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Type and Title of Submission


Title:

Prescription of oral nutritional supplements

Description:

A clinical audit of the use of nutritional supplements and monitoring of people having nutritional support on inpatient wards.

Does the submission relate to the general implementation of all NICE guidance?

No

Does the submission relate to the implementation of a specific piece of NICE guidance?

Yes

Full title of NICE guidance:

CG32 - Nutrition support in adults

Is the submission industry-sponsored in any way?

No


Description of submission


Aims and objectives

To assess and improve the current practice of the prescription of oral nutritional supplements across the Trust.

Context

Malnutrition is estimated to affect at least three million adults in the UK and costs 13 billion annually (BAPEN, 2008). People suffering from malnutrition may be admitted to hospital more often, stay in hospital for longer and visit their GP more frequently. Oral Nutritional Supplements (ONS) may be used to treat malnutrition. Research suggests ONS can reduce death rates and complications, as well as reduce length of stay and weight gain in a variety of clinical conditions (NICE Clinical Guideline 32, 2006). However, London audit data indicates some ONS are prescribed to patients who do not need them. Findings from the audit revealed that an estimated 16.2 million would be spent on ONS in 2010/2011 and expenditure is set to exceed 20million by 2013/2014 (London Procurement Clinical Oral Nutritional Support Document, 2009). In the past 5 years 65 million was spent on adult ONS with roughly 37-49 million estimated to be inappropriate (London Procurement Clinical oral Nutritional Support Document, 2009). Examples of such issues identified from the London audit data were as follows:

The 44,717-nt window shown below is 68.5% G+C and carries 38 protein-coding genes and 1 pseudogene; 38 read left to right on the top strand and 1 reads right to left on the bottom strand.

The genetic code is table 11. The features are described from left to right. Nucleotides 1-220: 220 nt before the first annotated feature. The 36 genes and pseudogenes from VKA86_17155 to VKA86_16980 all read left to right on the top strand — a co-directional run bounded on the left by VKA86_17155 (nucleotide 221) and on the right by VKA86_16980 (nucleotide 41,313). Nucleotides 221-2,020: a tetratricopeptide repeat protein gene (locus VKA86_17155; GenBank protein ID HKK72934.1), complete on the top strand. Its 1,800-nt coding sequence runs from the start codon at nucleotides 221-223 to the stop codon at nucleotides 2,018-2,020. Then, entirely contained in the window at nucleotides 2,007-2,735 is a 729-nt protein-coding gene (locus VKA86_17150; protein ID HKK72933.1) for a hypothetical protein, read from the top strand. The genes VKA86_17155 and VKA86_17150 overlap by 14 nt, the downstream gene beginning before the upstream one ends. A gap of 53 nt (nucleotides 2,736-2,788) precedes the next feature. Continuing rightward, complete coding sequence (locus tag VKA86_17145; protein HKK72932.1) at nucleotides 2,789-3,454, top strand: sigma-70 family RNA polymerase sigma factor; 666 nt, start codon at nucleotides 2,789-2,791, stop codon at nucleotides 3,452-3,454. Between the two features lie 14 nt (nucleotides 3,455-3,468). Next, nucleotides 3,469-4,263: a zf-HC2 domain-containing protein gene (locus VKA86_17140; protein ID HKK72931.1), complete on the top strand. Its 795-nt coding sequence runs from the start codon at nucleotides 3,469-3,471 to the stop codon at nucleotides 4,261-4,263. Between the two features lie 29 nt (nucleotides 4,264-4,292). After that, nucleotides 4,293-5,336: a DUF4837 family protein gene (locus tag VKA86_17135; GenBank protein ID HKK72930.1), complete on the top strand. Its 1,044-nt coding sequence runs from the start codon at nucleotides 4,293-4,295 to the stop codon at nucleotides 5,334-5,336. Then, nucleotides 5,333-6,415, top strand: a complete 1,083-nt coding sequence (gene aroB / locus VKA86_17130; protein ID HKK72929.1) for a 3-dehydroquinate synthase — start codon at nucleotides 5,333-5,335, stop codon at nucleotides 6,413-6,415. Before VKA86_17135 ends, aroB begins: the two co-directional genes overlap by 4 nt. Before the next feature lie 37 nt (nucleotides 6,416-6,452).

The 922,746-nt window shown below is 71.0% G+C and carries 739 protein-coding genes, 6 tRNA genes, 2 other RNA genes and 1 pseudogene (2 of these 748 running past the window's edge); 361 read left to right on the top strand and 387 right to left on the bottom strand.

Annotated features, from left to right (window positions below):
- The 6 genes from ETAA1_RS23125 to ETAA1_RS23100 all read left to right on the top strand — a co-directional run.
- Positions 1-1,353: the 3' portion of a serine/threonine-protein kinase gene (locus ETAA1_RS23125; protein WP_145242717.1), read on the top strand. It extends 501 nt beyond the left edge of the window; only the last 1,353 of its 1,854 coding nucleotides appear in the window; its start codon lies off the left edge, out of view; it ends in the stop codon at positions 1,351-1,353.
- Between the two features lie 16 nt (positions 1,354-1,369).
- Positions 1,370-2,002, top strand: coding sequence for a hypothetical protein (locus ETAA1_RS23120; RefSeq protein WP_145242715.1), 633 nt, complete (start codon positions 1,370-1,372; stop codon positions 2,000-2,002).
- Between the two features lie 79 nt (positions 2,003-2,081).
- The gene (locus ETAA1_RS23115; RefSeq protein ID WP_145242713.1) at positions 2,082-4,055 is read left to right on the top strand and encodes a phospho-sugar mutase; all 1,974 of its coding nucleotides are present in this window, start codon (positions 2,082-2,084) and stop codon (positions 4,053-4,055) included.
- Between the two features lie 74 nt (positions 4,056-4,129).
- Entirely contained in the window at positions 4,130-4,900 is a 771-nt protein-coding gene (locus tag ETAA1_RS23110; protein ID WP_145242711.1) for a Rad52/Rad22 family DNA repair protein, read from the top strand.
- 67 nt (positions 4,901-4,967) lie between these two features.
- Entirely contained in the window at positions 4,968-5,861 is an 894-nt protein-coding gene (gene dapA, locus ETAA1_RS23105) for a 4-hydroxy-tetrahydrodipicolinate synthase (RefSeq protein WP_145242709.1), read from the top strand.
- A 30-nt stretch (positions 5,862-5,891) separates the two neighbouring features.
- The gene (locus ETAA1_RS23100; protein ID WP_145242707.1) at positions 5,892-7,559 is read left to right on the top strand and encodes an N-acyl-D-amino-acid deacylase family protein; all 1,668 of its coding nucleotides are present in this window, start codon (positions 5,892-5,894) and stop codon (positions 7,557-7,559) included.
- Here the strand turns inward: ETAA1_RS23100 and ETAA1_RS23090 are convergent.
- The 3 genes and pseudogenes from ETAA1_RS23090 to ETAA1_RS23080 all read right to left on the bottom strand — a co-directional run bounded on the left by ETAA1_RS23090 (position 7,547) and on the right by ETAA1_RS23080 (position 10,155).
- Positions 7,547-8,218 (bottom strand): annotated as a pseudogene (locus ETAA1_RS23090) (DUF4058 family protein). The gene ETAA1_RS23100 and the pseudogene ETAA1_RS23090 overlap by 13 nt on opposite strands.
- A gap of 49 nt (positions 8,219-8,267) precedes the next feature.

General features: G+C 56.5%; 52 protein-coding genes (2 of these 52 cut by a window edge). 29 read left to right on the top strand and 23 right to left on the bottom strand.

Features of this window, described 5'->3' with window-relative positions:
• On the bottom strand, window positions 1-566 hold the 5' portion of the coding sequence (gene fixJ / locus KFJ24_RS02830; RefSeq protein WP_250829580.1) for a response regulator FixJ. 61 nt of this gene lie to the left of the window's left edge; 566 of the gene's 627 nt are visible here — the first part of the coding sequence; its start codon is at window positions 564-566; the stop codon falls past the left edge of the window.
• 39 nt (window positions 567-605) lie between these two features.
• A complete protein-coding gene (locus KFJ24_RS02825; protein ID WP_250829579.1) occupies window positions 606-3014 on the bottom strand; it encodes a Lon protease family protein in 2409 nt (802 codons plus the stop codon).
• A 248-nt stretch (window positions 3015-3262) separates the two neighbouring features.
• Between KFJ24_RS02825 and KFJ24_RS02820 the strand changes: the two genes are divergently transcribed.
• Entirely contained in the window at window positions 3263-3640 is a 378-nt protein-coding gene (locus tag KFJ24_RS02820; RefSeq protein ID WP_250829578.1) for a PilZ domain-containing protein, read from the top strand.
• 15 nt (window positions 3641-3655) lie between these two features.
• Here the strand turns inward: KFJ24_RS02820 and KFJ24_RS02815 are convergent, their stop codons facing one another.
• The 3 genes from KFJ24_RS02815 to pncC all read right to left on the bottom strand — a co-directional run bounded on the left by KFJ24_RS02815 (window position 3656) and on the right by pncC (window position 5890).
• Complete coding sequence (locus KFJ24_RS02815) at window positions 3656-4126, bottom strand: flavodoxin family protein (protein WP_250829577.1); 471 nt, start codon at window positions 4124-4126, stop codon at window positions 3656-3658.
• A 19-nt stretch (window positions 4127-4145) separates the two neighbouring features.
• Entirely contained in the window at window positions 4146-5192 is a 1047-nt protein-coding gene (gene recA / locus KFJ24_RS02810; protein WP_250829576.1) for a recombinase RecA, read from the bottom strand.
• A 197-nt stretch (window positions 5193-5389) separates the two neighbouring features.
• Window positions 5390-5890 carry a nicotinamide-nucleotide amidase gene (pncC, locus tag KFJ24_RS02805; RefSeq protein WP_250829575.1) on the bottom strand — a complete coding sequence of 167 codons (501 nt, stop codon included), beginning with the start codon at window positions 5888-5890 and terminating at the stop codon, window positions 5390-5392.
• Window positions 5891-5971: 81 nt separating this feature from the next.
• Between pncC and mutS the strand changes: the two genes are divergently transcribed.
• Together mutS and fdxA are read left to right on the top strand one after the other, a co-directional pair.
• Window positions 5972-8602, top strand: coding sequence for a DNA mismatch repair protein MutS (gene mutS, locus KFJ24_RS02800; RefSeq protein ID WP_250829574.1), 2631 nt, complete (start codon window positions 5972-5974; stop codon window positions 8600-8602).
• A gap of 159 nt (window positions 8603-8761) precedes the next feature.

- Poor communication between acute and community services
- Patients not assessed or monitored by dietitians
- Patients kept on ONS for too long

Methods

A pilot clinical audit was carried out on the general medical and care of the elderly wards in July 2011; 12 wards in total. The sample was all patients on the ward although some could not be included (they were being assessed by the medical team, had left the ward for investigations or other reasons). The total sample size was 266. Verbal consent was received from patients prior to gathering data. The standards were taken from CG32 Nutritional support for adults:
- People having nutrition support in hospital should be monitored by healthcare professionals with the relevant skills and training in nutritional monitoring
- Healthcare professionals should refer to the protocols for nutritional, anthropometric and clinical monitoring, when monitoring people having nutrition support in hospital
Data gathering involved:
- asking the patient if they had been given any nutritional supplements throughout their hospital stay
- checking the drug kardex for the prescription of any nutritional supplements
- checking the food chart
- observing bed side for any nutritional supplements.